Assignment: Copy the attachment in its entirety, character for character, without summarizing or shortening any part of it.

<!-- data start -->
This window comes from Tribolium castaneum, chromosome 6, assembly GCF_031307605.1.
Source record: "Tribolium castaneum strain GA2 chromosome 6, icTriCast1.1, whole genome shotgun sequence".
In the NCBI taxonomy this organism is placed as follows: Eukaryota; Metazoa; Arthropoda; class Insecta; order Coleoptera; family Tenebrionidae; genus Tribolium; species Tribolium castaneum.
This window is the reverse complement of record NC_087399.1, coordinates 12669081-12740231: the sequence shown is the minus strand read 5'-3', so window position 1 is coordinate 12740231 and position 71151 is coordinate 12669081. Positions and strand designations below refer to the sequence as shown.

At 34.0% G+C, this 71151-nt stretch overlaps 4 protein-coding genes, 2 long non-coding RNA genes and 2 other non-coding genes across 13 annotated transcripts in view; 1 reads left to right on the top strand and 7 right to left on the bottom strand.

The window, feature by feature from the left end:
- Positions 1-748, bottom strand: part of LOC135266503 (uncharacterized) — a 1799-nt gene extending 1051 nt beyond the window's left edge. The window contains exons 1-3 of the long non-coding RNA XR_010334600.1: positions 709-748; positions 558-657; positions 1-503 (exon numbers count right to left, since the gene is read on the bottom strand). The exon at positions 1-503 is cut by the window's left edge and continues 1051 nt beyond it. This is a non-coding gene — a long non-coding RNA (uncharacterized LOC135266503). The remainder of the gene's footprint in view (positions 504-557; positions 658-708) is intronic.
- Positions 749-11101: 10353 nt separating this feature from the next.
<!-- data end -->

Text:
This window comes from Tribolium castaneum, chromosome 6, assembly GCF_031307605.1.
Source record: "Tribolium castaneum strain GA2 chromosome 6, icTriCast1.1, whole genome shotgun sequence".
In the NCBI taxonomy this organism is placed as follows: Eukaryota; Metazoa; Arthropoda; class Insecta; order Coleoptera; family Tenebrionidae; genus Tribolium; species Tribolium castaneum.
This window is the reverse complement of record NC_087399.1, coordinates 12669081-12740231: the sequence shown is the minus strand read 5'-3', so window position 1 is coordinate 12740231 and position 71151 is coordinate 12669081. Positions and strand designations below refer to the sequence as shown.

At 34.0% G+C, this 71151-nt stretch overlaps 4 protein-coding genes, 2 long non-coding RNA genes and 2 other non-coding genes across 13 annotated transcripts in view; 1 reads left to right on the top strand and 7 right to left on the bottom strand.

The window, feature by feature from the left end:
- Positions 1-748, bottom strand: part of LOC135266503 (uncharacterized) — a 1799-nt gene extending 1051 nt beyond the window's left edge. The window contains exons 1-3 of the long non-coding RNA XR_010334600.1: positions 709-748; positions 558-657; positions 1-503 (exon numbers count right to left, since the gene is read on the bottom strand). The exon at positions 1-503 is cut by the window's left edge and continues 1051 nt beyond it. This is a non-coding gene — a long non-coding RNA (uncharacterized LOC135266503). The remainder of the gene's footprint in view (positions 504-557; positions 658-708) is intronic.
- Positions 749-11101: 10353 nt separating this feature from the next.